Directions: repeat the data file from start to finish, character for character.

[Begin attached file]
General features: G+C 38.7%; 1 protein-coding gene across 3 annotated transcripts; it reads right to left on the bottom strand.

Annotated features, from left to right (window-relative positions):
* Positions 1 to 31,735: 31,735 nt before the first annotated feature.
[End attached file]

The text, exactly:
General features: G+C 38.7%; 1 protein-coding gene across 3 annotated transcripts; it reads right to left on the bottom strand.

Annotated features, from left to right (window-relative positions):
* Positions 1 to 31,735: 31,735 nt before the first annotated feature.